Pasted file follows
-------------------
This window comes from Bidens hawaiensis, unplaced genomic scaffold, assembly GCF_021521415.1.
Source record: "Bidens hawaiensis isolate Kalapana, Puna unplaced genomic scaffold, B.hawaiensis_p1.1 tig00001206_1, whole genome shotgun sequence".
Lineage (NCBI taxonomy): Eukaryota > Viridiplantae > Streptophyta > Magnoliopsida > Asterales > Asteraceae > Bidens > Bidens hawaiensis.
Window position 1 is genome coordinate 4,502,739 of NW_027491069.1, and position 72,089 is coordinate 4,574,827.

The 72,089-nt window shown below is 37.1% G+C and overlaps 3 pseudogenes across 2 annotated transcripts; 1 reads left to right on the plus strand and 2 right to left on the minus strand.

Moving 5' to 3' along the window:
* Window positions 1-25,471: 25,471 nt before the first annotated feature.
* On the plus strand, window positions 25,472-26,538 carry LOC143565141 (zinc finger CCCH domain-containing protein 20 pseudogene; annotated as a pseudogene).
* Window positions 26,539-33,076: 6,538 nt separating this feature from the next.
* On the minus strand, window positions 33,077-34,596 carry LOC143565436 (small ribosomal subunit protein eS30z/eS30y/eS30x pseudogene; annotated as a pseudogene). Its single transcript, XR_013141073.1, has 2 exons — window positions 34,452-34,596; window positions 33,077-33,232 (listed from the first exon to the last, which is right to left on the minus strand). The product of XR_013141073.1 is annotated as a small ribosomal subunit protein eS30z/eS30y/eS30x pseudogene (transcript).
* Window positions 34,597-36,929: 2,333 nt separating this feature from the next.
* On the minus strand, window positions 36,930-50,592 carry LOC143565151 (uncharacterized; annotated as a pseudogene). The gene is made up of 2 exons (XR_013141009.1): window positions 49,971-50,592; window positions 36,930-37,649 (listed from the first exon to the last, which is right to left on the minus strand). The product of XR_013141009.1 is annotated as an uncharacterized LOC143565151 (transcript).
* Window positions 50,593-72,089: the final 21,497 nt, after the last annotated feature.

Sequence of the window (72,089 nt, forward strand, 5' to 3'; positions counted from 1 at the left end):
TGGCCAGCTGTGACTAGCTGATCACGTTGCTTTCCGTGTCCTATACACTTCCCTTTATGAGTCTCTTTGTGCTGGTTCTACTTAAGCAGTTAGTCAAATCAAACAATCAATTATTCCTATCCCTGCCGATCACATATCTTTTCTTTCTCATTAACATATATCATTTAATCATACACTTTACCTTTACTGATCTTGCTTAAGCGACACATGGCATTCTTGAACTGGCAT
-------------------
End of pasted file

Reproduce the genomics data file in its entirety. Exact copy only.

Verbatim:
This window comes from Bidens hawaiensis, unplaced genomic scaffold, assembly GCF_021521415.1.
Source record: "Bidens hawaiensis isolate Kalapana, Puna unplaced genomic scaffold, B.hawaiensis_p1.1 tig00001206_1, whole genome shotgun sequence".
Lineage (NCBI taxonomy): Eukaryota > Viridiplantae > Streptophyta > Magnoliopsida > Asterales > Asteraceae > Bidens > Bidens hawaiensis.
Window position 1 is genome coordinate 4,502,739 of NW_027491069.1, and position 72,089 is coordinate 4,574,827.

The 72,089-nt window shown below is 37.1% G+C and overlaps 3 pseudogenes across 2 annotated transcripts; 1 reads left to right on the plus strand and 2 right to left on the minus strand.

Moving 5' to 3' along the window:
* Window positions 1-25,471: 25,471 nt before the first annotated feature.
* On the plus strand, window positions 25,472-26,538 carry LOC143565141 (zinc finger CCCH domain-containing protein 20 pseudogene; annotated as a pseudogene).
* Window positions 26,539-33,076: 6,538 nt separating this feature from the next.
* On the minus strand, window positions 33,077-34,596 carry LOC143565436 (small ribosomal subunit protein eS30z/eS30y/eS30x pseudogene; annotated as a pseudogene). Its single transcript, XR_013141073.1, has 2 exons — window positions 34,452-34,596; window positions 33,077-33,232 (listed from the first exon to the last, which is right to left on the minus strand). The product of XR_013141073.1 is annotated as a small ribosomal subunit protein eS30z/eS30y/eS30x pseudogene (transcript).
* Window positions 34,597-36,929: 2,333 nt separating this feature from the next.
* On the minus strand, window positions 36,930-50,592 carry LOC143565151 (uncharacterized; annotated as a pseudogene). The gene is made up of 2 exons (XR_013141009.1): window positions 49,971-50,592; window positions 36,930-37,649 (listed from the first exon to the last, which is right to left on the minus strand). The product of XR_013141009.1 is annotated as an uncharacterized LOC143565151 (transcript).
* Window positions 50,593-72,089: the final 21,497 nt, after the last annotated feature.

Sequence of the window (72,089 nt, forward strand, 5' to 3'; positions counted from 1 at the left end):
TGGCCAGCTGTGACTAGCTGATCACGTTGCTTTCCGTGTCCTATACACTTCCCTTTATGAGTCTCTTTGTGCTGGTTCTACTTAAGCAGTTAGTCAAATCAAACAATCAATTATTCCTATCCCTGCCGATCACATATCTTTTCTTTCTCATTAACATATATCATTTAATCATACACTTTACCTTTACTGATCTTGCTTAAGCGACACATGGCATTCTTGAACTGGCAT